Tentative Schedule

8:45-9:00: Coffee and bagels

9:00-9:15: Introductions (organizers and participants) and overview of workshop content

9:15-10:00: Introduction to Multi-scale RNA simulations
Prof. Paul Whitford, Northeastern University

10:00-10:30: Orientation to Computing Facilities and Introduction to Linux
Prof. Alan Chen, SUNY Albany
If you have never used Linux, we suggest that you read this site prior to attending the workshop (at least sections 2.1 and 2.2). It’s ok if you don’t get all of it, we will be there to help. [ and]
Another useful interactive tutorial may be found at codeacademy (lessons 1 and 2 are most useful)

10:30-11:15: SHAPE-directed RNA secondary structure prediction
Angela Yu (Julius Lucks lab), Northwestern University
RNA secondary structure prediction using SHAPE data. A brief introduction to RNA secondary structure prediction methods and the basics of SHAPE experiments will be reviewed, with an emphasis on how SHAPE chemical probing data can be used to improve the prediction accuracy. Recent developments in reconstructing the secondary and tertiary folding pathways of the E. coli Signal Recognition Particle (SRP) RNA from cotranscriptional SHAPE-Seq data will be highlighted.

11:15-12:00:Hands-on Session 1: Secondary structure prediction of RNA
Angela Yu, Northwestern University
This session will focus on using the RNAstructure suite of tools to predict model RNA thermodynamic structures and ensembles of RNA structures.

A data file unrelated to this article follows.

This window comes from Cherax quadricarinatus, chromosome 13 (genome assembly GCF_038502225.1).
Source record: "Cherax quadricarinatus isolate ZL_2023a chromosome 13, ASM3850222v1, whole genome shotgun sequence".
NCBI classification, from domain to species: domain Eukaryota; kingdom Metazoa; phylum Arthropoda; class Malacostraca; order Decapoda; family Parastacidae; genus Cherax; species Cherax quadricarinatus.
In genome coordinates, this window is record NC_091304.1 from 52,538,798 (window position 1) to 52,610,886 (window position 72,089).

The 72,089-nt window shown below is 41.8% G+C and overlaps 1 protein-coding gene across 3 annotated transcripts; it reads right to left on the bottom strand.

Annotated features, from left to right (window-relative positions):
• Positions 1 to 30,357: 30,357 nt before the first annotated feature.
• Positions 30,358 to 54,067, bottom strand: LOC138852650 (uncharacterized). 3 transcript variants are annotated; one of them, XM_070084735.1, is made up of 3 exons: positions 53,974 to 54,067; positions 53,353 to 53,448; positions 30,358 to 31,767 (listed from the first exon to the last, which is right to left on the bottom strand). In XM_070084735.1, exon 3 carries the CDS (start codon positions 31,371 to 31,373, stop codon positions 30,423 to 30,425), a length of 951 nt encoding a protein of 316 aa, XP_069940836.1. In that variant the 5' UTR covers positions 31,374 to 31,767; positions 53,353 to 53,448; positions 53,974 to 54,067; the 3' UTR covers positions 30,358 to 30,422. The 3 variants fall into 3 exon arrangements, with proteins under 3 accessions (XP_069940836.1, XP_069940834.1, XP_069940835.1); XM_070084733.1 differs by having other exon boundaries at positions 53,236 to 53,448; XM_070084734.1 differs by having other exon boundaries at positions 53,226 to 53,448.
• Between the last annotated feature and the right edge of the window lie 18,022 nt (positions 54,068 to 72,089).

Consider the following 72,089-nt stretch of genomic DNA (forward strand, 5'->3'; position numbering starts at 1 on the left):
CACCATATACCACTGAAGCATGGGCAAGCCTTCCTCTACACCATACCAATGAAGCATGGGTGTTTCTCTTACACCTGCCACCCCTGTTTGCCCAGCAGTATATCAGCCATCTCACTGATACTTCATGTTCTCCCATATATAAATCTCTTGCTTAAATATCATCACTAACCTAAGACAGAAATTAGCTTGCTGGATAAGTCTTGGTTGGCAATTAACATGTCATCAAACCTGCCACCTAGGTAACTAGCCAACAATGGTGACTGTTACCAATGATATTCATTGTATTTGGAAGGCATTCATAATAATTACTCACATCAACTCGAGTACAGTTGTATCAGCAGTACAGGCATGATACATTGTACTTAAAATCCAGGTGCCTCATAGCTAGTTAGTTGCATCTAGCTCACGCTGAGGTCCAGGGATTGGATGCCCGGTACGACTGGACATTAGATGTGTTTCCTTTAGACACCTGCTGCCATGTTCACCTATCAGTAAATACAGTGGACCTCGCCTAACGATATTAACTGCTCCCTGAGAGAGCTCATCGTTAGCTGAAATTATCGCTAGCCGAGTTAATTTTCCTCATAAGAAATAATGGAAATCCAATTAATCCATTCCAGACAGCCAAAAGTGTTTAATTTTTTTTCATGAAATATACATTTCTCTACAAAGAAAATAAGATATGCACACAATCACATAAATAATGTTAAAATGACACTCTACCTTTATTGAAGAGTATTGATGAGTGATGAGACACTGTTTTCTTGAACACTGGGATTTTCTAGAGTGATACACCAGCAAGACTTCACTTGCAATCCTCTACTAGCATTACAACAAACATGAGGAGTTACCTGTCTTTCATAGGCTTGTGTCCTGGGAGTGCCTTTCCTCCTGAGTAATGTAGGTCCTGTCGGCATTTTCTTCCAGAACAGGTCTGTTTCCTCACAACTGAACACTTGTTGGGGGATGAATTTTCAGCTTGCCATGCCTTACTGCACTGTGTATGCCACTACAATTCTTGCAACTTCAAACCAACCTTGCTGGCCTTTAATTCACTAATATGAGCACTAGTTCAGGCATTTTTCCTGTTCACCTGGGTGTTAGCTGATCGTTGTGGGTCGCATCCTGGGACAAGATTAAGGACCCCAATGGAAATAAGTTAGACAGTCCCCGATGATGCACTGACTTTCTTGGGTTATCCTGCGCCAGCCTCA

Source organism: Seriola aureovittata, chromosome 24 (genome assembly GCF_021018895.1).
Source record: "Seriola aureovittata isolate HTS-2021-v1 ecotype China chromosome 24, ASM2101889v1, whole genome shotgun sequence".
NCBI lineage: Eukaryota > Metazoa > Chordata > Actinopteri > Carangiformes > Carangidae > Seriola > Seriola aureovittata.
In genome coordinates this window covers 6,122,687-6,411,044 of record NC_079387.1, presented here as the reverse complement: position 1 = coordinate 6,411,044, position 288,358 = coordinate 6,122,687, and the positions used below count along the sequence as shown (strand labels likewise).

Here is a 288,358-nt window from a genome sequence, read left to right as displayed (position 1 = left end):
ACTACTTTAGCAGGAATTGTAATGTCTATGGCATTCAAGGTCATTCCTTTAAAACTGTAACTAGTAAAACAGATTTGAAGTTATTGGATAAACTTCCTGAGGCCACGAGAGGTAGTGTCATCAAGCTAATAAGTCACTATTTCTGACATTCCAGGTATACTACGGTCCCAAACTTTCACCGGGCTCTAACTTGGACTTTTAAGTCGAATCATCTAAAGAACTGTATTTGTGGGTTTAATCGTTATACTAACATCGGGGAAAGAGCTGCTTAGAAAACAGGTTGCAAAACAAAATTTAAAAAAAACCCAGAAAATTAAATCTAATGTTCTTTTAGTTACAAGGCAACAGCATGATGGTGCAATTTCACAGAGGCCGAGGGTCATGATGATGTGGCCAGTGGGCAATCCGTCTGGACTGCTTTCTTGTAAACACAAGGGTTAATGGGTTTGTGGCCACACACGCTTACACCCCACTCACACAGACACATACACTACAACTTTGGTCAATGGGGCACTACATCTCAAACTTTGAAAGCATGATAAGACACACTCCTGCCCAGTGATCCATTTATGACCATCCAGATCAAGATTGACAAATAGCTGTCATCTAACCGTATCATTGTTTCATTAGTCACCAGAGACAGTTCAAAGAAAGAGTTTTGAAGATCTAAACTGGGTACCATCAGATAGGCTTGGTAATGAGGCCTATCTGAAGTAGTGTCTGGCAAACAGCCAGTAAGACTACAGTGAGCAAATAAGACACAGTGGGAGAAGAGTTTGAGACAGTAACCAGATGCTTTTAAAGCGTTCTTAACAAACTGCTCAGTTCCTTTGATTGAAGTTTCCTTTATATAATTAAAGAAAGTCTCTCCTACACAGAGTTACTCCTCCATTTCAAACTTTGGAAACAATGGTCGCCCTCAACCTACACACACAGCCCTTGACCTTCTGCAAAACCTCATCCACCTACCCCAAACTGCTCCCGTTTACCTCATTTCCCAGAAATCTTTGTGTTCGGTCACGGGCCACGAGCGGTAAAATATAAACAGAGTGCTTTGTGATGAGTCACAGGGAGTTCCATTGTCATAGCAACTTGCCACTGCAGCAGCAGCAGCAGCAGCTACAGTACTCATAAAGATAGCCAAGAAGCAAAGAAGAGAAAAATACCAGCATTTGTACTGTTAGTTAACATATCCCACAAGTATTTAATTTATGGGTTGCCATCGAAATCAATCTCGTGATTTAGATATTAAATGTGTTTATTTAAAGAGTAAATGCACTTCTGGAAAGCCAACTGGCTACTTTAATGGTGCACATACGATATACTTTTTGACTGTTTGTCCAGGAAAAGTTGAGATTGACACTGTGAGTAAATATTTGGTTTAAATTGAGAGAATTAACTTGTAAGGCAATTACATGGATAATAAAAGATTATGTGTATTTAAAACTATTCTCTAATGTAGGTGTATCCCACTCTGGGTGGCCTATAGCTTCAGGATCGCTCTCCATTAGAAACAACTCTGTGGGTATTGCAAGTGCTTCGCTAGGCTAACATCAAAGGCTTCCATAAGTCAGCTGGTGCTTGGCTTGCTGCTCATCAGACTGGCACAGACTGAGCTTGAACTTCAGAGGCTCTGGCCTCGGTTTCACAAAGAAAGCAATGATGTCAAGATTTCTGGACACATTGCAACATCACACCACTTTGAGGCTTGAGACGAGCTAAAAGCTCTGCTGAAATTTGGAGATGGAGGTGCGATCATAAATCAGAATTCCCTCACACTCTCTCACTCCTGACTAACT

12:00-1:00: Boxed Lunch will be provided

1:00-1:30:Hands-on Session 2: Introduction to Visualization of Simulations
Sri Ranganathan, RNA Institute @ SUNY Albany
Viewing time-trajectories of atomic motion is a standard component of simulation analysis. This session will provide hands-on experience with standard visualization tools that will help to bridge the communication gap between experimentalists and theorists during collaboration.

1:30-2:15: Theoretical Considerations when Using Simplified/Coarse-grained Models: An interactive discussion
Prof. Paul Whitford, Northeastern University
In this session, we will introduce the concepts that are the basis for using simulations with simplified models. Applications to protein and RNA folding and RNA dynamics will be presented. Please bring your own questions for discussion. This discussion is intended for all backgrounds.

2:15-3:15:Hands-on Session 3: Using Coarse-Grained Models
Paul Whitford, Mariana Levi, Northeastern University
RNA-protein assemblies are often composed of large collections of molecules (e.g. ribosomes and spliceosomes).  Many times, one desires methods for obtained a first glimpse into the structural dynamics about an experimentally-obtained structure.  In this session, we will introduce how to perform coarse-grained simulations, in order to identity collective motions in large-scale assemblies.

3:15-4:00: All-atom Explicit-solvent Simulations: An interactive discussion
Prof. Alan Chen, SUNY Albany
Discussion will include a brief history of large-scale molecular dynamics simulations, an introduction to available software packages and the energy functions that are employed, basic terminology, and best practices.

4:00-4:30:  Ab initio simulations of RNA oligonucleotides and building blocks using the Oak Ridge Leadership Computing Facility (OLCF) Supercomputers.
Ada Sedova, Ph.D, Oak Ridge National Lab
Solid-state vibrational dynamics of nucleic acid building blocks in the polycrystalline state and solution-state molecular dynamics of RNA tetramers using explicit water and ions at the density functional theory (DFT) level. Comparison to experiment, including neutron vibrational spectroscopy, and to classical molecular dynamics is discussed.